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I'm currently learning about spherical potentials (ex. hydrogen and hydrogen-like systems) and am trying to work through the problem of a generic spherical potential well such as:

$$V(r) = \left\{\begin{matrix} & -V_0 : r \leq a\\ & 0 : r > a \end{matrix}\right.$$

I'm comfortable with the separation of variables and how the radial equation is obtained. My issue is with actually solving the radial equation -- specifically, the transformation of the radial equation to the spherical Bessel equation.

I've searched through several QM textbooks and tutorials online. All of them suggest that once the radial equation is of the form (or similar to the form):

$$\frac{-\hbar^{2}}{2\mu} \frac{\mathrm{d}^2 u}{\mathrm{d} r^2}+\frac{\hbar^{2}}{2\mu}\frac{l(l+1)}{r^2}u=(E+V_{0})u$$

$$\frac{\mathrm{d}^2 u}{\mathrm{d} r^2}-\frac{l(l+1)}{r^2}u=-\frac{2\mu}{\hbar^{2}}(E+V_{0})u$$

$$\frac{\mathrm{d}^2 u}{\mathrm{d} r^2}-\frac{l(l+1)}{r^2}u=-k^{2}u$$

where $$u = rR(r)$$ and $$k=\frac{1}{\hbar}\sqrt{2\mu(E+V_0)}$$

Then make the transformation

$$\rho = kr$$

and the ODE transforms into the spherical Bessel equation. Trouble is, none of the examples I've seen explicitly show the steps of carrying out the transformation, and my own attempts have been fruitless. My attempt is as follows:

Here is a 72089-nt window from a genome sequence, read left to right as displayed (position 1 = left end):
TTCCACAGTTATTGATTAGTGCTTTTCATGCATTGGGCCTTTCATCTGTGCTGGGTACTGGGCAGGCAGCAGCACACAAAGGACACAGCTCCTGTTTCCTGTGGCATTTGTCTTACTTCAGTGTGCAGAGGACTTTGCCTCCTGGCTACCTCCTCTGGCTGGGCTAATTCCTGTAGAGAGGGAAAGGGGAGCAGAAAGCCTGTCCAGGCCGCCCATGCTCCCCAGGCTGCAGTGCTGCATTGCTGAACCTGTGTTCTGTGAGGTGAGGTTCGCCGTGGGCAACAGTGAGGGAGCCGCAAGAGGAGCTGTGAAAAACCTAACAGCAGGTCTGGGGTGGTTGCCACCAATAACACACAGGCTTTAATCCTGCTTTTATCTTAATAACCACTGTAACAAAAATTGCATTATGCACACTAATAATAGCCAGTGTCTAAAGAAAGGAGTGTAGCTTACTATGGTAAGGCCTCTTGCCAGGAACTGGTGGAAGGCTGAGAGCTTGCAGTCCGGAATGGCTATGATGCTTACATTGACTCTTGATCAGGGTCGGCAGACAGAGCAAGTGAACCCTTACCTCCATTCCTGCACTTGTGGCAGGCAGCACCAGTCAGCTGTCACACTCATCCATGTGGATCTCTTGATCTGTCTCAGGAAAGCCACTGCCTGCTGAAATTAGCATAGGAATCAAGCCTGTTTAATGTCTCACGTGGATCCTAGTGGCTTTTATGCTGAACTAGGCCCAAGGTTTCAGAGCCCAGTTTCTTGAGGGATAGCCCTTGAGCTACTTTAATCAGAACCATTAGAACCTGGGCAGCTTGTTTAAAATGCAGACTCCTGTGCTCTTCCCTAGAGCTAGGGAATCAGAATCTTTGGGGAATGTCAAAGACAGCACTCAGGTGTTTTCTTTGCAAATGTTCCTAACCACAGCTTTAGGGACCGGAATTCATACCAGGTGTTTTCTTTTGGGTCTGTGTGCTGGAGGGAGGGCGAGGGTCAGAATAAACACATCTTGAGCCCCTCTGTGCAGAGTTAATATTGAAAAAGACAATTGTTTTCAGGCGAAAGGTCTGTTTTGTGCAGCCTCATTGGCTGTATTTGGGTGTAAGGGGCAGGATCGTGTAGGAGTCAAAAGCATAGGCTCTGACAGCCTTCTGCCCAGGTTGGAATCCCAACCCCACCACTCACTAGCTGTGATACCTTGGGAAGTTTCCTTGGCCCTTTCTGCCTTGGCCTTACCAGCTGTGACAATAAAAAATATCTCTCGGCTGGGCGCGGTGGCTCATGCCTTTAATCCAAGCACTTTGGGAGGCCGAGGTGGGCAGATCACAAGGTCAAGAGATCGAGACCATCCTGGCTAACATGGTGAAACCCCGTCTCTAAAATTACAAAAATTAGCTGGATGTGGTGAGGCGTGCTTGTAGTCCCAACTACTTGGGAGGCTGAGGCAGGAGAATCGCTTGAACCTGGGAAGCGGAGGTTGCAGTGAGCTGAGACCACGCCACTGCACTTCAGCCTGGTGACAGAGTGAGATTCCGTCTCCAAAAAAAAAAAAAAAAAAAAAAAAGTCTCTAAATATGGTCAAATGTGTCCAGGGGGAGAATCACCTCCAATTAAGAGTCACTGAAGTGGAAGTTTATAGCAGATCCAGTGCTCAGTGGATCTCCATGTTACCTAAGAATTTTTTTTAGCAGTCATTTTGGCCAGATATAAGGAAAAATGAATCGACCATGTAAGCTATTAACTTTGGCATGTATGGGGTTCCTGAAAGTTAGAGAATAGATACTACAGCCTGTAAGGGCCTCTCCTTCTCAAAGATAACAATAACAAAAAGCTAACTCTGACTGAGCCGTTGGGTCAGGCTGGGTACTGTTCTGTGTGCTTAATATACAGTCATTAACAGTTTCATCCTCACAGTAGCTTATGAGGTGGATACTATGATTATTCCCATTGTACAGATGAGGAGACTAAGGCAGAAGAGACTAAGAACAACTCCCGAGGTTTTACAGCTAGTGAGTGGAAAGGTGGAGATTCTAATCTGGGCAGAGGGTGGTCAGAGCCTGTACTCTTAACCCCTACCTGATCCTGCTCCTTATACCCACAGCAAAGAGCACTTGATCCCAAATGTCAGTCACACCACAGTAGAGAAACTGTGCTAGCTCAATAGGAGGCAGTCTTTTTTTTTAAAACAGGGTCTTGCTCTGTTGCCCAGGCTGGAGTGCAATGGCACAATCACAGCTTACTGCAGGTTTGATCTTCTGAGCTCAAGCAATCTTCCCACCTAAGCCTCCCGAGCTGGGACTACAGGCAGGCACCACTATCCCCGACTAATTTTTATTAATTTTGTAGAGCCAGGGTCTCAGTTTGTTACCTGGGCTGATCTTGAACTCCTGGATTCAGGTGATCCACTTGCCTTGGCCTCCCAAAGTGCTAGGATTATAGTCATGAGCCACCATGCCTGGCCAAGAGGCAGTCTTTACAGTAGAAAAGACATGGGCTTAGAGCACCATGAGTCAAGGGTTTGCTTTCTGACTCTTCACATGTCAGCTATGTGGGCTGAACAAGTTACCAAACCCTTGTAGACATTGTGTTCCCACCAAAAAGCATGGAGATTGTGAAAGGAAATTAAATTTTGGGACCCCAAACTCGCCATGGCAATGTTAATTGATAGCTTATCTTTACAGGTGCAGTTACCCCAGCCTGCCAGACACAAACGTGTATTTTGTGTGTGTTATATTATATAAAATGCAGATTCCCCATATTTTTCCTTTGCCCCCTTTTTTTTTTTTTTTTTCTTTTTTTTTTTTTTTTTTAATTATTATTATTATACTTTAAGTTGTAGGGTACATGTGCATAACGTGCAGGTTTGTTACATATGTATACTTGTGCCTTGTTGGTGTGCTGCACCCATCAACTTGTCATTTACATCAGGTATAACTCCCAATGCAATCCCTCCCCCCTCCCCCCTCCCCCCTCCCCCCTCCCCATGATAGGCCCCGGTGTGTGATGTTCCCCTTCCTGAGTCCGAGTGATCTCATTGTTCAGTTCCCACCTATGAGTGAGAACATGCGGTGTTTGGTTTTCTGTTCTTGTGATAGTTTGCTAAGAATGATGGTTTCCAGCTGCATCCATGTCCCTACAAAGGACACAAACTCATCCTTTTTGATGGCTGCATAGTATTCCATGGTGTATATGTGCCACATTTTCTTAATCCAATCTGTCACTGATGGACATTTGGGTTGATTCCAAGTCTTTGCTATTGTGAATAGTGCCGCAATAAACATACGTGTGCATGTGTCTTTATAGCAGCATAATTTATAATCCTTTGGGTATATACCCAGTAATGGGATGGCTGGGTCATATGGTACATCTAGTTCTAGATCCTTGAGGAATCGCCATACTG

Multiply through by $\frac{1}{k^{2}}$

$$\frac{1}{k^{2}}{}\frac{\mathrm{d}^2 u}{\mathrm{d} r^2}-\frac{l(l+1)}{(kr)^2}u=-u$$

Rearrange and substitute $\rho=kr$

$$\frac{1}{k^{2}}{}\frac{\mathrm{d}^2 u}{\mathrm{d} r^2}-\Big(\frac{l(l+1)}{\rho^2}+1\Big)u=0$$

But it's unclear to me how to transform $\frac{\mathrm{d}^2 u}{\mathrm{d} r^2}$ to be in terms of only $\rho$. I believe the chain rule is somehow involved as the Bessel equation contains both first and second order derivatives. I know $du=(r\frac{\mathrm{dR} }{\mathrm{d} r}+R)dr$ but this doesn't seem to help anything from what I can tell.

Would someone be willing to help me fill in the gaps of how to arrive at this seemingly magical equation?

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  • $\begingroup$ Perhaps you could show us what you tried that didn't work. That will help us focus in on the specific problem you are having. $\endgroup$ – march Dec 3 '15 at 17:18
  • $\begingroup$ Sure, I've updated my post with some more details. $\endgroup$ – Anna W. Dec 3 '15 at 18:21
  • $\begingroup$ Great! Thanks. The magical "equation" is the chain rule. That is, since $kr = \rho$, $du/dr = (du/d\rho)(d\rho/dr)=kdu/d\rho$. Another application of the chain rule gets you the second derivative. $\endgroup$ – march Dec 3 '15 at 18:25
  • $\begingroup$ D'oh, how embarrassing. My calculus is a little rusty, so thank you! $\endgroup$ – Anna W. Dec 3 '15 at 18:34

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